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Brooklyn bookstore staff picks for Oct. 28

What to read this week

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Greenlight Bookstore’s pick: “The Complete Stories of Leonora Carrington” by Leonora Carrington

This spooky collection wants to haunt your Halloween! Will you let it? Take a peek at the following short story titles to get a sense of what’s ahead: “My Flannel Knickers,” “The Happy Corpse Story,” “How to Start a Pharmaceuticals Business,” and, most unfortunately, “My Mother Is a Cow.” There’s something of love and menace in these stories, something worth pursuing. Surrealist painter and writer Leonora Carrington (1917–2011) has given us a brilliant and biting gift from beyond the grave.

— Melissa Hohl, Greenlight Bookstore [686 Fulton St. between S. Elliott Place and S. Portland Avenue in Fort Greene, (718) 246–0200, www.greenlightbookstore.com].

Word’s pick: “Paperbacks From Hell” by Grady Hendrix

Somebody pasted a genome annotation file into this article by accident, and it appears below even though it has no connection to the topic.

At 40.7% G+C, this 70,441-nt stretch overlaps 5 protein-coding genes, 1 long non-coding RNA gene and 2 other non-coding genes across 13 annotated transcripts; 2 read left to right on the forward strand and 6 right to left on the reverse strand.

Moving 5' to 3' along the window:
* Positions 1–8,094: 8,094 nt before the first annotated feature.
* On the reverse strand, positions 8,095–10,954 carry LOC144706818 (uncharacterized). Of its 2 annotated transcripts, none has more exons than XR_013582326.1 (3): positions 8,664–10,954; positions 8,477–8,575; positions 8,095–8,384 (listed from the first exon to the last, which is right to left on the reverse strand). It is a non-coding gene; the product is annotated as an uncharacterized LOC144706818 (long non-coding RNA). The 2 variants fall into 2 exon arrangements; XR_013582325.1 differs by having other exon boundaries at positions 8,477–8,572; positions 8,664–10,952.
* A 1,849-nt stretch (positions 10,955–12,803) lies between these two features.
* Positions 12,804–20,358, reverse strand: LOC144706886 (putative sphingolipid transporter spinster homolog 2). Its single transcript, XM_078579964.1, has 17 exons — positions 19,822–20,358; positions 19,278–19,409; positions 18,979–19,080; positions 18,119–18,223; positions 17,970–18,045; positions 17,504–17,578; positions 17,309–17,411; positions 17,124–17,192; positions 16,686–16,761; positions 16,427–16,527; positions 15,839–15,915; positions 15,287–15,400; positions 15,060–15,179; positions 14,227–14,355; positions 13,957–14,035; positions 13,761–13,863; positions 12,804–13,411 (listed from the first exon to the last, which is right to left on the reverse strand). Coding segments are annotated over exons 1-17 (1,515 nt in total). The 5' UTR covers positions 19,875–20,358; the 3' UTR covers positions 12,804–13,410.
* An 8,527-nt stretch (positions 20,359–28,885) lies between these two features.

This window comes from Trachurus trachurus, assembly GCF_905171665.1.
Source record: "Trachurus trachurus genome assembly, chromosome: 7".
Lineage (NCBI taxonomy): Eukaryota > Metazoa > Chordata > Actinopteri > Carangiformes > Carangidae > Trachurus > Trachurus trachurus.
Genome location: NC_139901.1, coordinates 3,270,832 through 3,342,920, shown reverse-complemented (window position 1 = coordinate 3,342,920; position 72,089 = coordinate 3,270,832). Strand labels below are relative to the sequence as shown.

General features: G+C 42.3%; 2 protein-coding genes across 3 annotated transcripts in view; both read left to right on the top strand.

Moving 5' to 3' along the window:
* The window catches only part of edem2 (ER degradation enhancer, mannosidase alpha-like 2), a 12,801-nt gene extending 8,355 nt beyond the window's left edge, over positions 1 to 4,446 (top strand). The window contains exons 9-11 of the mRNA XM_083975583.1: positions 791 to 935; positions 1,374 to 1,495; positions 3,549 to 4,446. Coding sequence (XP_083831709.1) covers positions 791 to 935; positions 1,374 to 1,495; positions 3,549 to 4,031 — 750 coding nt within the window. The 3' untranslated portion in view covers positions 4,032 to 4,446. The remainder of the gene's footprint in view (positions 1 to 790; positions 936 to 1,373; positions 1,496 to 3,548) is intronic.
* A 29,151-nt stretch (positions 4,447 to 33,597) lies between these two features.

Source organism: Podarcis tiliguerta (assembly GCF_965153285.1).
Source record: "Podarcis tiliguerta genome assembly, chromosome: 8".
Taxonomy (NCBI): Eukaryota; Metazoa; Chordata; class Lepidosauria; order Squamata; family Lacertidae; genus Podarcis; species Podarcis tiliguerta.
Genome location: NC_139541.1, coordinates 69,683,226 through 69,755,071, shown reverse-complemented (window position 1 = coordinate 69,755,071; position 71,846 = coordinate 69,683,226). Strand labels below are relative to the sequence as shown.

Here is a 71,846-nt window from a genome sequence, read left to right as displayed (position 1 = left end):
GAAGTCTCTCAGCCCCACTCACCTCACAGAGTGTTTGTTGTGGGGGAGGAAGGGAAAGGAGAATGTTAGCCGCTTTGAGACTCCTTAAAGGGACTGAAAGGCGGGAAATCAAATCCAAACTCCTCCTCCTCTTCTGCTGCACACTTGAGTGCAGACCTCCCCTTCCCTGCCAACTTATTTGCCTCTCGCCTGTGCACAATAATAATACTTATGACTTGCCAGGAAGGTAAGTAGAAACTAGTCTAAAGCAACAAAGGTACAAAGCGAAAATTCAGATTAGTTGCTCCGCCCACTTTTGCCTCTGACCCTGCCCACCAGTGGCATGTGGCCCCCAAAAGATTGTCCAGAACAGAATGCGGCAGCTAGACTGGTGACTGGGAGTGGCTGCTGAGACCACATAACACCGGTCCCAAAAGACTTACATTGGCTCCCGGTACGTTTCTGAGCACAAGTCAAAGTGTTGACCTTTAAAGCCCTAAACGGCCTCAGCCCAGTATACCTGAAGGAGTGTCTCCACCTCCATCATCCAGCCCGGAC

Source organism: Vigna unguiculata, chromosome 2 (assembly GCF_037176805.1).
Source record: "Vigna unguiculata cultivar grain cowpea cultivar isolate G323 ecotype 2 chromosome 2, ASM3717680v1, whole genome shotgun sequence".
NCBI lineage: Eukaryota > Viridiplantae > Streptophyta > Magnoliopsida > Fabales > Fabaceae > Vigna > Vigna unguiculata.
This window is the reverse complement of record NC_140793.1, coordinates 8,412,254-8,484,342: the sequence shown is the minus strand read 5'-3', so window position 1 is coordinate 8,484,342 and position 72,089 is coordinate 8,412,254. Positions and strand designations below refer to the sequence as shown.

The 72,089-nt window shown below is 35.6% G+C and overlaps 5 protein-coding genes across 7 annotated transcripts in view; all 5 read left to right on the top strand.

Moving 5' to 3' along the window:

This is a great book for people who love the history of horror. Grady Hendrix takes you through the paperback horror boom of the ’70s and ’80s, starting with classics such as “The Omen,” “Jaws,” and “Rosemary’s Baby.” And he explains how — a few blockbuster movies and great books later — it led to a boom in down-and-dirty horror books full of possessed nuns, killer children, and devils lurking everywhere from the subway to your living room.

— Will Olsen, Word [126 Franklin St. at Milton Street in Greenpoint, (718) 383–0096, www.wordbookstores.com].

Community Bookstore’s pick: “The Strange Case of Dr. Jekyll and Mr. Hyde” by Robert Louis Stevenson

In adaptations, this famous story is often cast as a tale of multiple personalities, with the mild-mannered doctor shocked to discover his misdeeds of the previous night. But this classic of Gothic horror is darker still! Dr. Jekyll takes on the persona of the working class Mr. Hyde and moves anonymously through a different social world, where life is cheap and he can enact his grisly fantasies before returning to the comfort of his aristocratic station. At once a political satire and an exploration of the dark recesses of the subconscious, Stevenson’s darkest tale still shocks!

— Samuel Partal, Community Bookstore [43 Seventh Ave. between Carroll Street and Garfield Place in Park Slope, (718) 783–3075, www.communitybookstore.net].

Updated 5:53 pm, July 9, 2018
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